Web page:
In the early '60s a woman in Riverside, California, by the
name of Ann Baker created the RAGDOLL.
In all the years of the Cat Fancy there has never been a Breed
more shrouded in controversial mystery than the Ragdoll.
For nearly 40 years rumors abounded that the Ragdoll was the product of
the breeding of several already established breeds. However, more recent
Intensive investigations and pedigree examinations have confirmed that the
Ragdolls beginnings were somewhat different. The following is taken from
the book The Definitive Guide To Ragdolls by Lorna Wallace, Robin
Pickering and David Pollard, published by Ragdoll World UK.
At the time Ann had been borrowing one of Josephine's older sons to sire
progeny in her Black Persian breeding program. This son had the appearance
of a Black/Brown Persian and she named him Blackie, and it was one of her
visits to borrow him that she saw Blackie's brother. He appeared most impressive
and in Ann's words had the appearance of a “Sacred Cat of Burma”.
Having already established the owner's trust, she was also permitted to borrow
this cat to mate with her own females. She was most taken with this son of
Josephine and named him Raggedy Ann Daddy Warbucks. What Ann clearly states
is that Blackie and Daddy Warbucks are both sons of Josephine, but with different
sires who were unknown and undocumented. In the IRCA booklet it would appear
to indicate that Blackie's father was a black cat from the East, that appeared
more Persian than Burmese. During detailed questioning, Ann confirmed that
no-one had ever seen the father of Daddy Warbucks, and he was the only kitten
in that particular litter of Josephine’s. This being so, makes it difficult
to take the origins of the breed further.
The RAGDOLL was first recognized as a pure breed in 1965 by NCFA
(now defunct). Following that achievement Ann did nothing to further the Ragdoll in
Fortunately, a new breeder husband and wife team, Denny and Laura Dayton,
bought a pair from Ann and realized the breed had to be shown and accepted
by the various associations in the Cat Fancy along with other breeders who
had also purchased breeding pairs from Ann. With the Dayton's spearheading
the effort, Ragdolls began a very long and arduous journey into the show
halls of America and would soon there after find their way to Europe where
England was waiting with open arms to welcome this wonderful breed,
RAGDOLLS are accepted today in all associations for registration;
however, some Associations still do not allow Ragdolls in certain patterns
to compete in their shows
In Denny’s words:
November 1969 was our first introduction to the Ragdolls. And from that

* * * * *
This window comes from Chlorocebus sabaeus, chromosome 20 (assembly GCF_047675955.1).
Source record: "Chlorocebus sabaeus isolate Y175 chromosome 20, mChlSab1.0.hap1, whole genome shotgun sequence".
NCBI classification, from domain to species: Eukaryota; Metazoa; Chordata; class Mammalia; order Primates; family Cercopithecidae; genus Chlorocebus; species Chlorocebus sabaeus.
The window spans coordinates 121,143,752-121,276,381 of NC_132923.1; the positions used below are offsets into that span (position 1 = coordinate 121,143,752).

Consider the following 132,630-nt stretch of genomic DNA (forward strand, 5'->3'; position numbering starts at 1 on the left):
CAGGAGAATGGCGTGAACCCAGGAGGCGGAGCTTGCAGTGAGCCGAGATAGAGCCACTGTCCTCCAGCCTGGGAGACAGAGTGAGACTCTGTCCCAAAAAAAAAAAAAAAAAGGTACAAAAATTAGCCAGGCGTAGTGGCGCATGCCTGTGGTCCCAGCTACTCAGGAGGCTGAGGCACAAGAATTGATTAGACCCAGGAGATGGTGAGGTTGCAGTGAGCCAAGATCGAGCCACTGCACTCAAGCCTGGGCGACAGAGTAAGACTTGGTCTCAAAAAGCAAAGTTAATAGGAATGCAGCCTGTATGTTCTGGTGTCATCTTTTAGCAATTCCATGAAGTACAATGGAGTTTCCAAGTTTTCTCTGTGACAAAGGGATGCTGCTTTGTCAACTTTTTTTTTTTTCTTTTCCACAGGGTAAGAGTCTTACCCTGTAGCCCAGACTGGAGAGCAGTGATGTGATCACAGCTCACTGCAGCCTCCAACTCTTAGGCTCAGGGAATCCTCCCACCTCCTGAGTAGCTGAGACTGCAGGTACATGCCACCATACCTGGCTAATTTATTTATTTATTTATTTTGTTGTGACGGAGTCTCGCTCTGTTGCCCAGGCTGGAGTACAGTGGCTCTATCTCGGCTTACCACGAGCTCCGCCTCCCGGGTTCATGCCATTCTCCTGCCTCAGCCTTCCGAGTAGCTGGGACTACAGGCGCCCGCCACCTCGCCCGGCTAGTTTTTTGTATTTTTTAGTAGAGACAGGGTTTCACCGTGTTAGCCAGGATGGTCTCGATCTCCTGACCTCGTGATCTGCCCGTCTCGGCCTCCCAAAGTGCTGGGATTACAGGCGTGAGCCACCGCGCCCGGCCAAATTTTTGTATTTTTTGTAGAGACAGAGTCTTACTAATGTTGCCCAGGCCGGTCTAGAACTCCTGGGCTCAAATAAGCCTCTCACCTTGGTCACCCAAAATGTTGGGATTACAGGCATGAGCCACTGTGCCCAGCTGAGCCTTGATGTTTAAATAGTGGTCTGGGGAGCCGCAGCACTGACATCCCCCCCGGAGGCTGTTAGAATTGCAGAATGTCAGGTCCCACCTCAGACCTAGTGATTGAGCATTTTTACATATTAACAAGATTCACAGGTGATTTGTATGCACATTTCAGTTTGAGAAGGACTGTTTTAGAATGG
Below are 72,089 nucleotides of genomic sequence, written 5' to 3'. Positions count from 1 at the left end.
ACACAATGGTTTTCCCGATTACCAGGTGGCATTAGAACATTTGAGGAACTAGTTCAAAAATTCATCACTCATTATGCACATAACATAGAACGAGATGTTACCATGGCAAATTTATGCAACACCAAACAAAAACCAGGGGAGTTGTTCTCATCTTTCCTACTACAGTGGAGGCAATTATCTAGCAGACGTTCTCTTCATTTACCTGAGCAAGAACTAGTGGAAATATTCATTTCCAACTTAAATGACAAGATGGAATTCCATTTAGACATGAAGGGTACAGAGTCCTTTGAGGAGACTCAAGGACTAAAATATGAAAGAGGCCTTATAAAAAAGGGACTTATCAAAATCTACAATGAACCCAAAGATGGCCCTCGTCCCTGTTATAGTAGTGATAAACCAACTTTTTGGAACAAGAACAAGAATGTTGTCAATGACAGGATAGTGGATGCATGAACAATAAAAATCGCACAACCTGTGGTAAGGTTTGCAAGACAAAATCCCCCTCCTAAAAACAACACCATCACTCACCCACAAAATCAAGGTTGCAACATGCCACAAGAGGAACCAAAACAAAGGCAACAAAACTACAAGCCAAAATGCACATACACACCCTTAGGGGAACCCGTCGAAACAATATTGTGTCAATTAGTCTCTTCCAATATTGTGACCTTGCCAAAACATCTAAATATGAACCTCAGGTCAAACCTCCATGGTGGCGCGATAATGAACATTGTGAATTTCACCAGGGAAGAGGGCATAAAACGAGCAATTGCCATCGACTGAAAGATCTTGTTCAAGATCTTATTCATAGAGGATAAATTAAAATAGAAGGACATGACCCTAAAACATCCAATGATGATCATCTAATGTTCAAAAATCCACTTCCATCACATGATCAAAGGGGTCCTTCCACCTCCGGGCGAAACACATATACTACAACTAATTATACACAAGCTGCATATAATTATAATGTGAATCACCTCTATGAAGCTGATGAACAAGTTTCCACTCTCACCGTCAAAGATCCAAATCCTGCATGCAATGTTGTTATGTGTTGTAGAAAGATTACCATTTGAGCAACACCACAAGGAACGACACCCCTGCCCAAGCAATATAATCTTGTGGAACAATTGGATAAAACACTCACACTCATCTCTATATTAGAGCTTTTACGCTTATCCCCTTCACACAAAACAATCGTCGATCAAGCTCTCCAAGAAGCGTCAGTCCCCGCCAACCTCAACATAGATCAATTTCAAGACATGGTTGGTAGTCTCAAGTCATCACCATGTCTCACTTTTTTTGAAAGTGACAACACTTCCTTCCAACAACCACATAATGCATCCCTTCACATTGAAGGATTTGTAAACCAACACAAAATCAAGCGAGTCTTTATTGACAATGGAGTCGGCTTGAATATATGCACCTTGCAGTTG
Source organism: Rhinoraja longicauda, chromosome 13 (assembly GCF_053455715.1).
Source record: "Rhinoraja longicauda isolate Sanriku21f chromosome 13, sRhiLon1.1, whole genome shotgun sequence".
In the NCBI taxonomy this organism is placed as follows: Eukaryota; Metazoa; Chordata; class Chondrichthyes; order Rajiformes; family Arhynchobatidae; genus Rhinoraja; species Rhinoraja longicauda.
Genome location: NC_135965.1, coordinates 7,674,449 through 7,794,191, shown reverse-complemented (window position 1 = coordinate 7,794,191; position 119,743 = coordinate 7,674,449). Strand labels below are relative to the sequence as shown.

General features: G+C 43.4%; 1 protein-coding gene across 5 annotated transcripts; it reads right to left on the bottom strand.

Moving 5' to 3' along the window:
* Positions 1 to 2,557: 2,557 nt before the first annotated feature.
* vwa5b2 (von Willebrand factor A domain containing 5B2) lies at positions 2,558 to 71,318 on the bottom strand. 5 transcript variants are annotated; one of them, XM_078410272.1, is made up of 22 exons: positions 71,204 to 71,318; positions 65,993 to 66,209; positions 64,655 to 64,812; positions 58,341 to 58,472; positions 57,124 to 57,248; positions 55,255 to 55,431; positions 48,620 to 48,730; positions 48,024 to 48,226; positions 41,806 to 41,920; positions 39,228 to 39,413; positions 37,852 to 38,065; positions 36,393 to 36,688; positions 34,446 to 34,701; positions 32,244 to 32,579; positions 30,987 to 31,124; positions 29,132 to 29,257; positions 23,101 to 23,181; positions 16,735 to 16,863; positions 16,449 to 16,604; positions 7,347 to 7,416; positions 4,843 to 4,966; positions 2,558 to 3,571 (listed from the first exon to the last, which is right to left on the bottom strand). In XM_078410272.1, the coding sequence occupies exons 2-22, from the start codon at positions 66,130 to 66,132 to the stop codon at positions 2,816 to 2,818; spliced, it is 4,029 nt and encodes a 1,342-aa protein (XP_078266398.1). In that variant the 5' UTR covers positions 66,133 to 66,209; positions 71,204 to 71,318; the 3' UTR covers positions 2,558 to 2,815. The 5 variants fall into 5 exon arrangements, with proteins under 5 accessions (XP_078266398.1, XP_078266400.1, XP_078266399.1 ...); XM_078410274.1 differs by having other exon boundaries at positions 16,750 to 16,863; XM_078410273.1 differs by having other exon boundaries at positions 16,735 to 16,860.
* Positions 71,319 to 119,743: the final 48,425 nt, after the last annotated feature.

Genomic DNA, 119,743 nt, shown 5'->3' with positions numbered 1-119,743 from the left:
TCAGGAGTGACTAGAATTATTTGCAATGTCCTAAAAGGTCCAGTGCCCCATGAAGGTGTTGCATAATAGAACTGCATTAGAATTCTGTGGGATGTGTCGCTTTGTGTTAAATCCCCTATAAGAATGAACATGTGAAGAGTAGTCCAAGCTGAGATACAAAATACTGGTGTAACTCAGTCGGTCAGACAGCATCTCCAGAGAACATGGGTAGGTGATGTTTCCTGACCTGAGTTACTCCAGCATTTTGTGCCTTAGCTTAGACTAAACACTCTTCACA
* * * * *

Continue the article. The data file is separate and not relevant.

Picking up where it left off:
time on, we were destined to become breeders of these magnificent felines.
A pair was acquired from Ann Baker and the male was named Buddy (Bud) and
the female was Rosie (Rose). We appropriately penned the Cattery name Blossom-Time,
carrying various names of flowers, herbs or living plants for all subsequent
breeders. It served us well.
The breed has had many “ups and downs” in pursuit of being
accepted in the various associations. The learning curve as novice breeders
seemed almost insurmountable to gain any recognition however, with perseverance
and the growing number of breeders, slowly but surely, attitudes about the
Ragdolls did change. The biggest obstacle was the bias from different associations
regarding some of the claims by Baker, who did not believe in the show circuits.
There were questions to be answered about the origination of the breed, which
was difficult to trace, as Baker kept everything in her head.
The obvious first step was to document whatever was furnished to a genetic
chart. The “hand made” chart we created started to grow and grow
as new breeders surfaced. As it became almost unmanageable, Charlie Meyers
consented to bring it all up to date on the computer. As a result, his authoritative
manual is detailed to the extent that it has the distinction of being able
to trace any legitimate Ragdoll back to the founding stock, which is available
We felt that the Ragdoll owners, however few there were at the time, needed
to band together. As a result of a CFF show in Ohio, 1975, ten pet owners,
Blanche Herman, a breeder and me participated. The final outcome was we were
granted championship status in all patterns, the first active association
to do so. With this great excitement, generated by CFF, we immediately founded
the Ragdoll Club in Ohio in 1975.
The beauty of the Ragdolls started to roll and “snowballed” in
some cases, as there was a high demand for kittens. Even with this success,
there were times of financial stress due to litigation with Baker over the
authenticity of the cats. Much credit goes to Bob Trubey, who was a true “Angel” watching
over the development of the breed, lending support in different times of
Certainly, no one person has been responsible for the popularity of the
breed, but homage must be paid to all that has spent so much time and money,
bonding together to help within the confines of the Ragdoll Club, to be in
a high esteem in the Cat Fancy today.
Laura and I felt that it was time for others to carry on. We hope that
with our limited knowledge of the breed, others will keep breeding to the
high standards of the breed. Consequently, the bulk of our breed stock was
sold in England. Thus, the first Ragdolls were introduced in the United Kingdom.
With humble thanks to the Dayton's and many other breeders who have diligently
perused and continue to strive for acceptance of the Ragdoll. To all who
will continue to preserve excellence, to the new breeders who follow in the
footsteps of those who believed so passionately in the Ragdoll and who paved
the way, we dedicate this web site.
Pictures and text copyright © 2006 RFCI.
May not be reprinted/published without authors express written permission.
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